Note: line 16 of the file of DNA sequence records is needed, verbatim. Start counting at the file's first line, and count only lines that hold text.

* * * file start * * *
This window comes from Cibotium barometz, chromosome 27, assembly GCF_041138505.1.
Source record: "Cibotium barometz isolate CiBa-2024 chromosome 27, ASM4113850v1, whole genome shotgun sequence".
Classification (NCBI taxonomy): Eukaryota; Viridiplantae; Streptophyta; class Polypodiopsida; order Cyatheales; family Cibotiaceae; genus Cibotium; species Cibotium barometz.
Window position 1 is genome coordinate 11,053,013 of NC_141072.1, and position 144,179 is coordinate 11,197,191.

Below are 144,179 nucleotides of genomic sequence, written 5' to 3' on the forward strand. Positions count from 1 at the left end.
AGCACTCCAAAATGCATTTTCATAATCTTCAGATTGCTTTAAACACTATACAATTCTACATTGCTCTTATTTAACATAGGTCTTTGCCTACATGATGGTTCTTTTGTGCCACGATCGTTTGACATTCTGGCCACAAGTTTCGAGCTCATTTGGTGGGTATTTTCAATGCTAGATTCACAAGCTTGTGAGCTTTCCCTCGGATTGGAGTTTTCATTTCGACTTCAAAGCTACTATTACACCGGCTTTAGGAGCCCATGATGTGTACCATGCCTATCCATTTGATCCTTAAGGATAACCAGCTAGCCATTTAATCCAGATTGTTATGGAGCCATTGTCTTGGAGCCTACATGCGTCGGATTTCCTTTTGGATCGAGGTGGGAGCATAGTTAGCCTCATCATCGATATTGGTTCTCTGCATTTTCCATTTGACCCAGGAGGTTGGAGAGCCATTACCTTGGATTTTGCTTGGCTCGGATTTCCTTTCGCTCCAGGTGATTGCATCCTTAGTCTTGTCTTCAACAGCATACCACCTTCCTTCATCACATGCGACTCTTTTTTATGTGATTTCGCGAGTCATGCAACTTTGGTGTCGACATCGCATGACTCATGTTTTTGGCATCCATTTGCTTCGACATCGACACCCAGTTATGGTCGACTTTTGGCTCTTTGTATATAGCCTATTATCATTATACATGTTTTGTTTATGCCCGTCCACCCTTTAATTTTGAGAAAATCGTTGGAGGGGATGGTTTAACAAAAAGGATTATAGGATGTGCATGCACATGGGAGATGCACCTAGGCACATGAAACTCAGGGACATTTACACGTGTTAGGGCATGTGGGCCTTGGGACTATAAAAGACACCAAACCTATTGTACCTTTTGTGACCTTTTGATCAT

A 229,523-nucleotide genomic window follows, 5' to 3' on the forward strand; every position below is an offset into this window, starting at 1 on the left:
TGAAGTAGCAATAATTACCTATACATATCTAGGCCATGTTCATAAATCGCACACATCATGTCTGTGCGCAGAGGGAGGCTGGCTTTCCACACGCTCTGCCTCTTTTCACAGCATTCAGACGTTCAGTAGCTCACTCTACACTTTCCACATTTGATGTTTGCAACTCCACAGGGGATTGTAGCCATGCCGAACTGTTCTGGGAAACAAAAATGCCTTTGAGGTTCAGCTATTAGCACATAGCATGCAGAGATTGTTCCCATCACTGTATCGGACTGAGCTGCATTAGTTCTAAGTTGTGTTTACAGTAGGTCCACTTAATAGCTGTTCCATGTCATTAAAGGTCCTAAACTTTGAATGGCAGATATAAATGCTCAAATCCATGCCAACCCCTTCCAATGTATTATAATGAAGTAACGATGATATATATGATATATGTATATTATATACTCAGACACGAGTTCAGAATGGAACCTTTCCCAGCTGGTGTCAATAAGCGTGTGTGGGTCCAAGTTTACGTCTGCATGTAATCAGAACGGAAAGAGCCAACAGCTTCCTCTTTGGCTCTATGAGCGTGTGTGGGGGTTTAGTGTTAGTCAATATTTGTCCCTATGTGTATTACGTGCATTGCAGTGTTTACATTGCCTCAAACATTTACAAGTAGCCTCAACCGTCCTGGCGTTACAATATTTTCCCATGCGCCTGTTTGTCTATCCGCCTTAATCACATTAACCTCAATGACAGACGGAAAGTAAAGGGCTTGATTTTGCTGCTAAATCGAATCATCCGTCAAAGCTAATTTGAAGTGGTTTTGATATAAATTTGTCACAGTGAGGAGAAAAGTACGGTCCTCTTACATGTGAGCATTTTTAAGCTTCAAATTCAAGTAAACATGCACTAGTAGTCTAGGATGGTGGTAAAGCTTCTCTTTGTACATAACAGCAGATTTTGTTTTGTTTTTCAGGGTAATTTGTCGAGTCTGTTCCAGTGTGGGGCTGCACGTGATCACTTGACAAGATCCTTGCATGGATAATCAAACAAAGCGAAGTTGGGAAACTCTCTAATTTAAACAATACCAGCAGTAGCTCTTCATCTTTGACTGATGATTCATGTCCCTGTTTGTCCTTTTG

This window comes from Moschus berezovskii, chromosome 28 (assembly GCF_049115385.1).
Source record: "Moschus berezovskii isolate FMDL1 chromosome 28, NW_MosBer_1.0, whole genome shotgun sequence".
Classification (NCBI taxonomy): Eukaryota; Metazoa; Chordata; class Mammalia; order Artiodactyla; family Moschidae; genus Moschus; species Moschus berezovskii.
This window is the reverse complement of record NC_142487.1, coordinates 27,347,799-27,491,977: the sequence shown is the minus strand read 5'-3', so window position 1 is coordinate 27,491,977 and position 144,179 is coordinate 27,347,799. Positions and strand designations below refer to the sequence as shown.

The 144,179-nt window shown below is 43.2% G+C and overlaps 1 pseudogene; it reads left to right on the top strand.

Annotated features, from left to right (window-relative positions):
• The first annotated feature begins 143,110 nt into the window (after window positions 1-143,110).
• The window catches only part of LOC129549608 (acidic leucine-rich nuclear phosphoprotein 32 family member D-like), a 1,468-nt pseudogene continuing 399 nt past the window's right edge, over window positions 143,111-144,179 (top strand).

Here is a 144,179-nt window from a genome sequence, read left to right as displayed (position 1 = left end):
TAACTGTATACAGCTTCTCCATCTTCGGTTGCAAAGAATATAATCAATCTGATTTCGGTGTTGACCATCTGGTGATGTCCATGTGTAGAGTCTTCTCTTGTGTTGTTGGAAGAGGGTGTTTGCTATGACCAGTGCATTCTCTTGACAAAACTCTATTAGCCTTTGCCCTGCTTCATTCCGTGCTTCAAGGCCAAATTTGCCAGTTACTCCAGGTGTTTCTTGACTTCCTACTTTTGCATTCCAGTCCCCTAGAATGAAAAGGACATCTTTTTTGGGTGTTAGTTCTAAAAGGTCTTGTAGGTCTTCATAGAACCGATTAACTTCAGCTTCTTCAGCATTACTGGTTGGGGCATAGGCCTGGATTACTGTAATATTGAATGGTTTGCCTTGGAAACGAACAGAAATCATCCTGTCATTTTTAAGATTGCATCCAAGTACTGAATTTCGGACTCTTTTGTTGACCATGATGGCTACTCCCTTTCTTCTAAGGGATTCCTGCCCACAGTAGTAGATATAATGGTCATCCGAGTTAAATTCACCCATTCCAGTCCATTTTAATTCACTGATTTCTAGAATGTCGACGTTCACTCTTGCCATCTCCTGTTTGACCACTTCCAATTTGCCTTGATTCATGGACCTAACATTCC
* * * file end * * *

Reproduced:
• The window catches only part of LOC129549608 (acidic leucine-rich nuclear phosphoprotein 32 family member D-like), a 1,468-nt pseudogene continuing 399 nt past the window's right edge, over window positions 143,111-144,179 (top strand).